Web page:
2 Corinthians 9:6-10
Jesus teaches that when the grain of wheat falls to the ground and dies, it produces fruit. We often interpret that as dying to our false selves in this life. However, it also applies to the way we die, a topic we are not good at facing in our society. One application: When I teach about advance directives, I inevitably get questions about assisted suicide and euthanasia. This topic is too complex to explore deeply in a couple of paragraphs, yet we can look at general principles to better understand what is in the news and how it might fit with Jesus’ words.
By means of definition, assisted suicide occurs when an “assistant” provides the means for ill or suffering persons to take their own lives (lethal medications, gun/ammunition, carbon monoxide hood, etc.) but the assistant does not participate in the act. Euthanasia occurs when someone actively participates (or acts alone) to take the life of persons who are ill or suffering, sometimes with permission or even at their request. The Catholic Church condemns both, proclaiming that we need to alleviate end-of-life suffering by utilizing effective pain relief, employing hospice and palliative medications early in the process, and ensuring every patient has proper, compassionate care, rather than ending the suffering by killing the patient. Death should rightly occur because of disease, illness, or injury, not human actions.
Yet the Church also clearly teaches that this does not mean we are morally bound to use every means known to humankind to keep our bodies alive until our bodies simply can’t take it anymore. Life is not the ultimate good. God created us as finite beings and death is a normal, natural, expected occurrence. We are not supposed to be here forever, and God has something better in store. At some point, it is time to let go of life, die, and go home.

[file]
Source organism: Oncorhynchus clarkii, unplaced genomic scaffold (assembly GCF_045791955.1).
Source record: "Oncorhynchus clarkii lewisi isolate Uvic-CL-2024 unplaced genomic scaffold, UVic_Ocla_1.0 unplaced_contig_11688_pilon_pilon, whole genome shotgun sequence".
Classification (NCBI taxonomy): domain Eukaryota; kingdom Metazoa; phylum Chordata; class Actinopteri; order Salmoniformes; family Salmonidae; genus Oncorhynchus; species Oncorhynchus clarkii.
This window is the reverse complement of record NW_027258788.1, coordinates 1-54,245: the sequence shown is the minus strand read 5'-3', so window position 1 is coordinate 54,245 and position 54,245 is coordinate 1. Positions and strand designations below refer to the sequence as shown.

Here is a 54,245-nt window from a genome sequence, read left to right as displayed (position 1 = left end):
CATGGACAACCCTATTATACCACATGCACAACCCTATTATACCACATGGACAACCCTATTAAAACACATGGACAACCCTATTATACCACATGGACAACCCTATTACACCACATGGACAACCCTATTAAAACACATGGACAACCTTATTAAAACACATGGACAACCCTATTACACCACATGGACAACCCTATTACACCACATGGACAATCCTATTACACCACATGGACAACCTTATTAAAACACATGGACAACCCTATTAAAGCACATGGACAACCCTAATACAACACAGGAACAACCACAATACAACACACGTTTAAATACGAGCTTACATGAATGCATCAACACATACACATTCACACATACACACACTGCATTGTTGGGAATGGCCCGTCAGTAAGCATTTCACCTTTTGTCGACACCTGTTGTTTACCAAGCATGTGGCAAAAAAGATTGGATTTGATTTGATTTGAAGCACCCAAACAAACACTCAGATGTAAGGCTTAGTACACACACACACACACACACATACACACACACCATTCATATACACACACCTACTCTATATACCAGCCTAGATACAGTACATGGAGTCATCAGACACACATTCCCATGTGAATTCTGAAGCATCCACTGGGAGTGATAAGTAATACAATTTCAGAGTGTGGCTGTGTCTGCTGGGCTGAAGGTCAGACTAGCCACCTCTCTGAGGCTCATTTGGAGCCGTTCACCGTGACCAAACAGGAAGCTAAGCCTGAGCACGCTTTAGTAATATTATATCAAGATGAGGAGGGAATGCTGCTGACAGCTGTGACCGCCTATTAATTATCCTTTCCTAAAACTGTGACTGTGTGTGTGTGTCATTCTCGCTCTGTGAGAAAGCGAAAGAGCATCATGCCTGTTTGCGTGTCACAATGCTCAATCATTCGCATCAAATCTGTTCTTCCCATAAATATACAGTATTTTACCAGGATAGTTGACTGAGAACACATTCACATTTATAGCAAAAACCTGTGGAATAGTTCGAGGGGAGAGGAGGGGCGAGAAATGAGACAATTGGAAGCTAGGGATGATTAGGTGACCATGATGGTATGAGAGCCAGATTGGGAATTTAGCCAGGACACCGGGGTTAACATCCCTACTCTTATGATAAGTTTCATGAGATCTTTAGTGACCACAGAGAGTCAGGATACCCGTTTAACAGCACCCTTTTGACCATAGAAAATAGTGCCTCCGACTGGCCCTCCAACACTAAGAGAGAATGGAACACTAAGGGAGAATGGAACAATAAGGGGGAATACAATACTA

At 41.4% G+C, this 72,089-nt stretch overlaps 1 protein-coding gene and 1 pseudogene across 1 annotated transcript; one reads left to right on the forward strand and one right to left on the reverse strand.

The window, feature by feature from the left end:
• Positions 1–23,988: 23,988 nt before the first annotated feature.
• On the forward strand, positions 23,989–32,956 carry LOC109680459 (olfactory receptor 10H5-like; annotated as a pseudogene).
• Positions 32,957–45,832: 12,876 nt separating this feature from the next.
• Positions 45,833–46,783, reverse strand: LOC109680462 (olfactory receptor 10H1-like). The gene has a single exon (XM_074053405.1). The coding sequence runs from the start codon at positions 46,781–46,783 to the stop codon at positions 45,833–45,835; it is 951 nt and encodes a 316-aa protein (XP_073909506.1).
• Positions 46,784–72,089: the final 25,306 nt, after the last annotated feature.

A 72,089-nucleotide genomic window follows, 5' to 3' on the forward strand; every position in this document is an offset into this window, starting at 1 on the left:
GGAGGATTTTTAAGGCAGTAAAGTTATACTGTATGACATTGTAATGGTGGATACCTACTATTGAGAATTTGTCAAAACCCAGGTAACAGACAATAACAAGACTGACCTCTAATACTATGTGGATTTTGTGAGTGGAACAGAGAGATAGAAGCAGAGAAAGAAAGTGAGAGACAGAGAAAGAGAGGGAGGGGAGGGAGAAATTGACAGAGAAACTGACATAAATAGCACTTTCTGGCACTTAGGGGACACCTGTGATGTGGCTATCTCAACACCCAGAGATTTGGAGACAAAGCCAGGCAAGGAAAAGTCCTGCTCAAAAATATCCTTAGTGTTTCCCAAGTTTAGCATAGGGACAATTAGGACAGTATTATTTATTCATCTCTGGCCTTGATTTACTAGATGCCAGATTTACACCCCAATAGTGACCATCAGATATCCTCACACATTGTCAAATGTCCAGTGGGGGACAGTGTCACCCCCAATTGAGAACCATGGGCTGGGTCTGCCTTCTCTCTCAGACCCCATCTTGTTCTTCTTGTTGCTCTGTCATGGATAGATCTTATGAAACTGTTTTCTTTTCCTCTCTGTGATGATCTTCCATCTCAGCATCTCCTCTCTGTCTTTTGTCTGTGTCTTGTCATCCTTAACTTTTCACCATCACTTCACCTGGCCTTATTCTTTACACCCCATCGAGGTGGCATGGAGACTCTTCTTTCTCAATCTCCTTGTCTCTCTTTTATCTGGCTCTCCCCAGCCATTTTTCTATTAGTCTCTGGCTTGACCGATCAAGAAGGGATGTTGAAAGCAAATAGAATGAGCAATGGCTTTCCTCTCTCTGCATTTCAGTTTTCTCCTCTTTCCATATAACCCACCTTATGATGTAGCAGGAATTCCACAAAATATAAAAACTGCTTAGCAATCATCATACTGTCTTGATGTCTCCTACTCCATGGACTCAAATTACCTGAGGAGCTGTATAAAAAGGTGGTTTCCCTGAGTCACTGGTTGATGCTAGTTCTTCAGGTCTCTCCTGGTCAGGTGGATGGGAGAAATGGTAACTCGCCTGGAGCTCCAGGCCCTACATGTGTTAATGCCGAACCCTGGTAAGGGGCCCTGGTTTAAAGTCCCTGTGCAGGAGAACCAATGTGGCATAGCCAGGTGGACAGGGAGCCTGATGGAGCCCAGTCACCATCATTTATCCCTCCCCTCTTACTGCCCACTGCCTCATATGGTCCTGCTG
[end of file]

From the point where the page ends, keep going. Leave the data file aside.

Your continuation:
Recognizing this fact, in document after document the Church calls for “acceptance in the face of death”, and weighing the potential burdens and costs of treatment against the potential benefits it could offer. It is morally and ethically OK to stop or refuse treatments that only serve to prolong dying or that cause increased pain and suffering in the dying process. For instance, a patient experiencing a recurrence of aggressive cancer can morally and ethically refuse a last-ditch round of harsh chemotherapy, believing it would prolong the dying process complete with painful, debilitating side effects, and instead choose to maximize the quality of whatever life remains. This is not assisted suicide nor euthanasia. Death occurs naturally, caused by the underlying disease or illness, and the patient is free to more fully enjoy their final days on earth, hopefully surrounded by supportive family and friends.
Jesus says “Whoever loves his life will lose it.” We are called to cling to nothing, not even life itself. If instead of viewing death as the ultimate evil, as something that must be fought with every ounce of strength until the last moment, perhaps we can get better at accepting death with faith, dignity, and grace. Perhaps we can better utilize the benefits of hospice and palliative care for weeks or months instead of hours or days before death, enabling us to be more present to loved ones as we die. Perhaps we can then achieve the goals we long for – whether reconciling with someone, tying up loose ends, or having time to properly say goodbye. Perhaps by the way we die, we can be a visible sign to the world that we are part of something bigger, that this life is not the ultimate good, and that we can sink into the river of God’s peace and love as we take our last breath. The issues are not so simple, yet we can do a much better job of valuing life even as it ends. And what a witness that could be!
I pray that not only my life but my death might produce much fruit and be a source of inspiration and hope to others. I hope I have the strength to stop the fight when it becomes futile, living fully whatever days I have and then going peacefully into the arms of God. I pray for you, too, that whether we live or we die, we may all be instruments of Christ.
Amy Florian is a teacher and consultant working in Chicago. For many years she has partnered with the Passionists. Visit Amy’s website: http://www.corgenius.com/.